Are some kids more susceptible to side effects than others?

Short Answer

Some children, and even adults, may be more likely to have a negative reaction to a vaccine than others. This is typically due to allergies or sensitivities to one or more ingredients in the vaccine. With that in mind, it is important to discuss any known allergies with your child’s doctor, and ask any questions you may have.

Source:

http://www.historyofvaccines.org/content/articles/top-20-questions-about-vaccination#14

http://www.cdc.gov/vaccines/parents/vaccine-decision/side-effects.html

http://www.cdc.gov/vaccines/vac-gen/side-effects.htm

Every vaccine has potential side effects. Typically they are very mild: soreness at the injection site (for a vaccine delivered via a shot), headaches, and low-grade fevers are all examples of common vaccine side effects. Serious side effects are possible, including severe allergic reactions. However, the occurrence of these side effects is extremely rare. In the event that one does occur, doctors and clinic staff are trained to deal with them. Still, it is important to pay extra attention to your child for a few days after vaccination. If you see something that concerns you, call your child’s doctor.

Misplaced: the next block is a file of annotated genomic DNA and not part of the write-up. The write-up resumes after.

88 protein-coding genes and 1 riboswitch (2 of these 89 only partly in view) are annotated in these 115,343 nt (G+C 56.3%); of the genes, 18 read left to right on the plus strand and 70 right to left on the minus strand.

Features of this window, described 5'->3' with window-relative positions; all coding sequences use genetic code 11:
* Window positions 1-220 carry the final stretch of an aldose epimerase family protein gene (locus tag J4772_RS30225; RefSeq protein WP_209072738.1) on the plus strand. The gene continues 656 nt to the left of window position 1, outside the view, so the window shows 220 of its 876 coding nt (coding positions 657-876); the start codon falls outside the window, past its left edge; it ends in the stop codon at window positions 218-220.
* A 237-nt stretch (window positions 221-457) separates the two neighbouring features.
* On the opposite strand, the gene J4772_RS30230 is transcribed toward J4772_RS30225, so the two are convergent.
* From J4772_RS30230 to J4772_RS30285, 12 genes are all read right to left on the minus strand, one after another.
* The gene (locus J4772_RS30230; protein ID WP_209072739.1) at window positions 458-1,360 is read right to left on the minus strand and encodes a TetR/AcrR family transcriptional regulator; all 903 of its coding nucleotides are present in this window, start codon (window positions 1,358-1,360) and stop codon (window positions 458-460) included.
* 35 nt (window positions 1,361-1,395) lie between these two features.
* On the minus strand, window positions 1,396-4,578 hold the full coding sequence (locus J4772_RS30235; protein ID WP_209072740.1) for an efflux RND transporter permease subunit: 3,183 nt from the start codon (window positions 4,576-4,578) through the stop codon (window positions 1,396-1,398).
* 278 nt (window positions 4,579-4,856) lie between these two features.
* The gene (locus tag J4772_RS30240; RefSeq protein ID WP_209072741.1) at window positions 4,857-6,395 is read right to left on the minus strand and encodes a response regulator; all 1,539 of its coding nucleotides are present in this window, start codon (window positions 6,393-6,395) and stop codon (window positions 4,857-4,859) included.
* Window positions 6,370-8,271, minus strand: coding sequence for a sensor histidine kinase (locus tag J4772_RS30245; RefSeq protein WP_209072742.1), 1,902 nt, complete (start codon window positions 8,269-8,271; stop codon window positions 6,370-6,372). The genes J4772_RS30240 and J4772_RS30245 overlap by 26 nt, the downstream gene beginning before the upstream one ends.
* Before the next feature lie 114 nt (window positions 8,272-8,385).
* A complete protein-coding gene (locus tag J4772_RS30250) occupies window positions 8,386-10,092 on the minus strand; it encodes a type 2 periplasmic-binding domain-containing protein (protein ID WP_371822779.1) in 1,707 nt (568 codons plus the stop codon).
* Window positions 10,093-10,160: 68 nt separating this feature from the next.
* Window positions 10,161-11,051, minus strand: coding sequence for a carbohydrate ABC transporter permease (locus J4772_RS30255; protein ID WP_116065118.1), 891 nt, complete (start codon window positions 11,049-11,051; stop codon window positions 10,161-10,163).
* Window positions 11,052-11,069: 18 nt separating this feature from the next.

When considering possible side effects from vaccination, it’s important to do so in context. While some possible side effects are serious, they are extremely rare. It’s important to remember that choosing not to vaccinate also has serious risks. Vaccines protect against potentially fatal infectious diseases; avoiding vaccination raises the risk of contracting those diseases and spreading them to others.

Remember, vaccines are continually monitored for safety, and like any medication, vaccines can cause side effects. However, a decision not to immunize a child also involves risk and could put the child and others who come into contact with him or her at risk of contracting a potentially deadly disease.